The idea is to use the fledgling antimatter propulsion technology to travel 4.2 light years to the newfound exo-earth circling Proxima Centauri, the Sun’s nearest stellar neighbor.

“Our antimatter drive project proposes an initial mission taking as long as 90 years, traveling at 5% of the speed of light for the majority of that duration,” Jackson, a former Fermilab physicist, told me. The hope is that the craft could eventually go into orbit around a nearby earthlike planet such as Proxima b.

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Oct 16, 2016

US Air Force’s X-37B space plane has been in orbit for 500 days, but why?

Posted by in categories: military, robotics/AI, space travel

Fuel/ energy efficient method for travel is my guess.

The US Air Force’s unmanned X-37B space plane has now spent more than 500 days orbiting the Earth, without statement or explanation. The 29-foot unmanned plane is part of the Air Force’s orbital program.

Launched May 20, 2015, it is the program’s fourth flight (hence its other name, OTV-4 for Orbital Test Vehicle-4). The first OTV took flight in 2010 and spent 224 days in orbit; two others brought the total number of OTV days in orbit before 2015 to 1,367, according to the Air Force.

Continue reading “US Air Force’s X-37B space plane has been in orbit for 500 days, but why?” »

Oct 16, 2016

Saudi Commentator Praises Israel; Latest Sign of Warming Ties Between Jewish and Arab States

Posted by in categories: economics, security, sustainability

Could technology build friendships for Israel across the Middle East?

Israel and Saudi Arabia should form a “collaborative alliance” to become the “twin pillars of regional stability” in the Middle East, a top Saudi lobbyist wrote in The Hill on Tuesday, in what is the latest sign of warming and increasingly-public ties between Arab countries and the Jewish state.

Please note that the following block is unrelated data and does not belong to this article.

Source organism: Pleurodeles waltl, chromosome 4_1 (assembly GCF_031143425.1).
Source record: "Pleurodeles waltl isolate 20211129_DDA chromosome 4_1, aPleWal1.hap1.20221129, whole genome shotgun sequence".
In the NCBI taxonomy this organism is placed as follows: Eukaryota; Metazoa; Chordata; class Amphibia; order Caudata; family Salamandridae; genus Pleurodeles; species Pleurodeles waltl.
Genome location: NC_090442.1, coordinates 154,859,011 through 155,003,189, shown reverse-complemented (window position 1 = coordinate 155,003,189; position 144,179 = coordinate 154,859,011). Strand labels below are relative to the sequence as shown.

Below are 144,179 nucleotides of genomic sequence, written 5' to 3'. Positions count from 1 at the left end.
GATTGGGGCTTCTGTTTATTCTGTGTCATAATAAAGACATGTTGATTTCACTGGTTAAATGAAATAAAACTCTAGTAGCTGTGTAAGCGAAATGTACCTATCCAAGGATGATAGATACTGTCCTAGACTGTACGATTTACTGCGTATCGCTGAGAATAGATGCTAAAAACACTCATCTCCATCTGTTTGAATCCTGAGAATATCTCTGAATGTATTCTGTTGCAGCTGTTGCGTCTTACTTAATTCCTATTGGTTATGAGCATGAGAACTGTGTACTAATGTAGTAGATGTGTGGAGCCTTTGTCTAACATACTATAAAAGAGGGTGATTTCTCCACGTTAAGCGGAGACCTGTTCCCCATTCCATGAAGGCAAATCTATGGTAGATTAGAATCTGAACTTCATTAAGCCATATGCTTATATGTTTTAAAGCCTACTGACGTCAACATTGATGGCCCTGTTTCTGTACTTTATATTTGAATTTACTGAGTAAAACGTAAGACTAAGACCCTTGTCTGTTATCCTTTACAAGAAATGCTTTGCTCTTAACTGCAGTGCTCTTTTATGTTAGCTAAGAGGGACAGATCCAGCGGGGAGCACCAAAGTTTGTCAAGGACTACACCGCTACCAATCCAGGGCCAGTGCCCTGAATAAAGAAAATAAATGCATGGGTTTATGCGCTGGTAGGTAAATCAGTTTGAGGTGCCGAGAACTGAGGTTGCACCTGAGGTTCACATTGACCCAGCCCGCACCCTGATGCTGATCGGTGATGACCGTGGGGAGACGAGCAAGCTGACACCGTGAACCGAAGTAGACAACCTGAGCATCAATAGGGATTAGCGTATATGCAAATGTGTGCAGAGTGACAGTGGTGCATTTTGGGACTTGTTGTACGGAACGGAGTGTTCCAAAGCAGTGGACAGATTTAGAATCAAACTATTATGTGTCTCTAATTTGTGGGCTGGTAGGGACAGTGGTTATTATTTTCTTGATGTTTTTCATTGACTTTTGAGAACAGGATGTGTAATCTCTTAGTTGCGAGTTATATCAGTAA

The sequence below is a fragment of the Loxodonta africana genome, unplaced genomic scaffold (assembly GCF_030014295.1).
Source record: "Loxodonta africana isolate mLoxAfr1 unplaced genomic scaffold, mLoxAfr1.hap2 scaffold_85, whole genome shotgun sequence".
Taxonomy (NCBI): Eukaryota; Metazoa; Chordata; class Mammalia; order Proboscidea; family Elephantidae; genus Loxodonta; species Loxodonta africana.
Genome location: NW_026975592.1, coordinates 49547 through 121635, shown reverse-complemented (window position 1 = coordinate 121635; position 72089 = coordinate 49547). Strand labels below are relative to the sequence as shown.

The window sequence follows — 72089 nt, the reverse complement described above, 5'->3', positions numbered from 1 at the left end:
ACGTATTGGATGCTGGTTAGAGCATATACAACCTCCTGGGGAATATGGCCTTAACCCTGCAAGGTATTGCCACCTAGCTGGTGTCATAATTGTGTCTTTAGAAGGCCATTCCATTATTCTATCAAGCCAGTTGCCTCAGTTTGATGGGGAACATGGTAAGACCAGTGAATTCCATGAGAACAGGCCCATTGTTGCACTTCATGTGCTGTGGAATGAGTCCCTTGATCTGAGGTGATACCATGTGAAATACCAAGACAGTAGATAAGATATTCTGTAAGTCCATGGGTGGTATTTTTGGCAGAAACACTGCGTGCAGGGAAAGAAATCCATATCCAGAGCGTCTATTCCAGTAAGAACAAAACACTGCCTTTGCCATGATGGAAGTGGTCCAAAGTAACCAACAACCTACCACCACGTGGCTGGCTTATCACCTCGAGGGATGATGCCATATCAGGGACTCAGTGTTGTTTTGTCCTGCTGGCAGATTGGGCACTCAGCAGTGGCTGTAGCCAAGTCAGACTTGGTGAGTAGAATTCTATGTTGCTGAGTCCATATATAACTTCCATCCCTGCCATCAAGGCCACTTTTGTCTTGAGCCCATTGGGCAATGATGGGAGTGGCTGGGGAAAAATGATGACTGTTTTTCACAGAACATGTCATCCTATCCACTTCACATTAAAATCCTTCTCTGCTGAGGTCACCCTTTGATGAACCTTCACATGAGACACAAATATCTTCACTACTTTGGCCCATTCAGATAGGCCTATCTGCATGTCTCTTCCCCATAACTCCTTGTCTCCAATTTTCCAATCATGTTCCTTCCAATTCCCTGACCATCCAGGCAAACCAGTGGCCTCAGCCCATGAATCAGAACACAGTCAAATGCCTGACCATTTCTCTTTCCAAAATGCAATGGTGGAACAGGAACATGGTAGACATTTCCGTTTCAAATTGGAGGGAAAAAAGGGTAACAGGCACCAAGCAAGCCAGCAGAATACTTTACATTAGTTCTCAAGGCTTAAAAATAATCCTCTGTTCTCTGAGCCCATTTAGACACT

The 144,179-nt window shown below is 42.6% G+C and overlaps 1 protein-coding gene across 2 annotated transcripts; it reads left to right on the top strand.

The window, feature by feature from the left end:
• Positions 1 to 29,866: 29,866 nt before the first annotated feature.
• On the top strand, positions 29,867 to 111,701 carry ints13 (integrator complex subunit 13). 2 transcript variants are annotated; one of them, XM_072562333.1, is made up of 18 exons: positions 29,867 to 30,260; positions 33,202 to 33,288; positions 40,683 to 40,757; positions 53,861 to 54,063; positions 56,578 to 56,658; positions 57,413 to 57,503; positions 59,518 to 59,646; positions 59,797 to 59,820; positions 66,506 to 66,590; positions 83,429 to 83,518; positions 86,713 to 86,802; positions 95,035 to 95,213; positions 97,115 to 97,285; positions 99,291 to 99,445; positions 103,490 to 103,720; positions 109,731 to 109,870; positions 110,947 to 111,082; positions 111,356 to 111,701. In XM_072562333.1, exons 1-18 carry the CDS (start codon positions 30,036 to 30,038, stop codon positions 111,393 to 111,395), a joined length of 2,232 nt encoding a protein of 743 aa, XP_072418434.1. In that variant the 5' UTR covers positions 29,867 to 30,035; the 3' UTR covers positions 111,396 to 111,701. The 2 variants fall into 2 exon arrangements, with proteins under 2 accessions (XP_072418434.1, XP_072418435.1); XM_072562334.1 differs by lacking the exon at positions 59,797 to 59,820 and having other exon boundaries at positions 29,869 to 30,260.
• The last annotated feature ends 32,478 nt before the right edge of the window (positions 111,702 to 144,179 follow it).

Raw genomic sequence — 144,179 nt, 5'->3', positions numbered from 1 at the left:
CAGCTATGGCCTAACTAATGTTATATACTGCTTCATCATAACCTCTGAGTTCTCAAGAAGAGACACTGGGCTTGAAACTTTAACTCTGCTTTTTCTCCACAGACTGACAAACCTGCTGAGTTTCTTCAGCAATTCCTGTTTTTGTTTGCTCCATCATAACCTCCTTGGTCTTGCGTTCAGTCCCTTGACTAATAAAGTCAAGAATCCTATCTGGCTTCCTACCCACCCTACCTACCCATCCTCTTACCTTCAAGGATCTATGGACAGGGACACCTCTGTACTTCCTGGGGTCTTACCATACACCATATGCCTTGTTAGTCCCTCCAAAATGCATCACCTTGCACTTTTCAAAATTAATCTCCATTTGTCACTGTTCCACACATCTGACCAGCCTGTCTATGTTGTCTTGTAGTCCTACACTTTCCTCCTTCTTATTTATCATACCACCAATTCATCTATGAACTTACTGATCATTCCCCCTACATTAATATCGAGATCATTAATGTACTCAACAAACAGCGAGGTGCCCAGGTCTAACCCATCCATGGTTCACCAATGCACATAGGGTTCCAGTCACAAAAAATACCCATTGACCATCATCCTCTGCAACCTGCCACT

Salman al-Ansari, the founder and president of the Saudi American Public Relations Affairs Committee, asserted that Israel can assist Saudi Arabia in implementing its Vision 2030, the Kingdom’s blueprint to diversify its economy. Al-Ansari specifically mentioned Israel’s expertise in mining and water technology, which makes Israel “extraordinarily qualified to help Saudi Arabia with its ambitious desalination plans.”

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Oct 16, 2016

Russia WW3 Weapon: Nikola Tesla’s Death Ray In Vladimir Putin’s Possession?

Posted by in category: futurism

New details are emerging about Nikola Tesla’s rumored “Death Ray” technology being in the possession of Russia. Declassified FBI documents reveal that the technology actually exists and was hidden from the public after his death.

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Oct 16, 2016

A new spin on superconductivity: Harvard physicists pass spin information through a superconductor

Posted by in categories: nanotechnology, quantum physics, supercomputing

New method for information storage via QC uncovered.

Abstract: Researchers from the Harvard John A. Paulson School of Engineering and Applied Sciences (SEAS) have made a discovery that could lay the foundation for quantum superconducting devices. Their breakthrough solves one the main challenges to quantum computing: how to transmit spin information through superconducting materials.

Every electronic device — from a supercomputer to a dishwasher — works by controlling the flow of charged electrons. But electrons can carry so much more information than just charge; electrons also spin, like a gyroscope on axis.

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Oct 16, 2016

There’s a way to turn almost any object into a computer – and it’s causing shockwaves in the science community

Posted by in categories: computing, science, singularity

Its called Singularity.

This new technology could change what we know about computers.